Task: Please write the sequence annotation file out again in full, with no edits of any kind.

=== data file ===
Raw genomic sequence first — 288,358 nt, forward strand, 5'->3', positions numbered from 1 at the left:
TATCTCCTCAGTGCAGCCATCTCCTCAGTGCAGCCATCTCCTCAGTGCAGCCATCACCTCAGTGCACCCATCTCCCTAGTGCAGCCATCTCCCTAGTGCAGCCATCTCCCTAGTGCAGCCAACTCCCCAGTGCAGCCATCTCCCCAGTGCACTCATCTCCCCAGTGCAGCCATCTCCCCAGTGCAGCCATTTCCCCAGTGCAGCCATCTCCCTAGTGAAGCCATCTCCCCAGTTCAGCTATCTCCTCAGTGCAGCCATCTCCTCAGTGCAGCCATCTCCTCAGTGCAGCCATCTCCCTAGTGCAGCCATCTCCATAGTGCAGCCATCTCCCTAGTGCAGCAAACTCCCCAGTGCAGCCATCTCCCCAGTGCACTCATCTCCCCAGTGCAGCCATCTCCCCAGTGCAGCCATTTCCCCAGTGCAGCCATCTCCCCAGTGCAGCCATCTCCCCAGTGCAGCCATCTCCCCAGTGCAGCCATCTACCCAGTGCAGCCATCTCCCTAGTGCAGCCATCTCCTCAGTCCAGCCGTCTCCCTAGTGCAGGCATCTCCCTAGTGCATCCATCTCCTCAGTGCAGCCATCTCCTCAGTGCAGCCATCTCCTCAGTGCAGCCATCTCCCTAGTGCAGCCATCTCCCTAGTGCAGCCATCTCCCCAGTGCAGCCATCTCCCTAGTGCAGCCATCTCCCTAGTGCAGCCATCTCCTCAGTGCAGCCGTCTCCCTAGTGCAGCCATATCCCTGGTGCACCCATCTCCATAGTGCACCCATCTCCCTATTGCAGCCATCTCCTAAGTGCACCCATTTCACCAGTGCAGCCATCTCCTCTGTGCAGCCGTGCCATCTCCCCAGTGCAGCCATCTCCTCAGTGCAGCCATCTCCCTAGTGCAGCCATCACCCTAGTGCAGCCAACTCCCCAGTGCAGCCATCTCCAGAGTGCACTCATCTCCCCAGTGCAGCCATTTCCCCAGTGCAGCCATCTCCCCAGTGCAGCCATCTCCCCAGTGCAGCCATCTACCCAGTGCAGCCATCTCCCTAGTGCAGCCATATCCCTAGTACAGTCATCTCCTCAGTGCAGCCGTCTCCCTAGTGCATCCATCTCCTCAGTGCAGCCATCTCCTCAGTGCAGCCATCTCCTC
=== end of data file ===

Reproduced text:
Raw genomic sequence first — 288,358 nt, forward strand, 5'->3', positions numbered from 1 at the left:
TATCTCCTCAGTGCAGCCATCTCCTCAGTGCAGCCATCTCCTCAGTGCAGCCATCACCTCAGTGCACCCATCTCCCTAGTGCAGCCATCTCCCTAGTGCAGCCATCTCCCTAGTGCAGCCAACTCCCCAGTGCAGCCATCTCCCCAGTGCACTCATCTCCCCAGTGCAGCCATCTCCCCAGTGCAGCCATTTCCCCAGTGCAGCCATCTCCCTAGTGAAGCCATCTCCCCAGTTCAGCTATCTCCTCAGTGCAGCCATCTCCTCAGTGCAGCCATCTCCTCAGTGCAGCCATCTCCCTAGTGCAGCCATCTCCATAGTGCAGCCATCTCCCTAGTGCAGCAAACTCCCCAGTGCAGCCATCTCCCCAGTGCACTCATCTCCCCAGTGCAGCCATCTCCCCAGTGCAGCCATTTCCCCAGTGCAGCCATCTCCCCAGTGCAGCCATCTCCCCAGTGCAGCCATCTCCCCAGTGCAGCCATCTACCCAGTGCAGCCATCTCCCTAGTGCAGCCATCTCCTCAGTCCAGCCGTCTCCCTAGTGCAGGCATCTCCCTAGTGCATCCATCTCCTCAGTGCAGCCATCTCCTCAGTGCAGCCATCTCCTCAGTGCAGCCATCTCCCTAGTGCAGCCATCTCCCTAGTGCAGCCATCTCCCCAGTGCAGCCATCTCCCTAGTGCAGCCATCTCCCTAGTGCAGCCATCTCCTCAGTGCAGCCGTCTCCCTAGTGCAGCCATATCCCTGGTGCACCCATCTCCATAGTGCACCCATCTCCCTATTGCAGCCATCTCCTAAGTGCACCCATTTCACCAGTGCAGCCATCTCCTCTGTGCAGCCGTGCCATCTCCCCAGTGCAGCCATCTCCTCAGTGCAGCCATCTCCCTAGTGCAGCCATCACCCTAGTGCAGCCAACTCCCCAGTGCAGCCATCTCCAGAGTGCACTCATCTCCCCAGTGCAGCCATTTCCCCAGTGCAGCCATCTCCCCAGTGCAGCCATCTCCCCAGTGCAGCCATCTACCCAGTGCAGCCATCTCCCTAGTGCAGCCATATCCCTAGTACAGTCATCTCCTCAGTGCAGCCGTCTCCCTAGTGCATCCATCTCCTCAGTGCAGCCATCTCCTCAGTGCAGCCATCTCCTC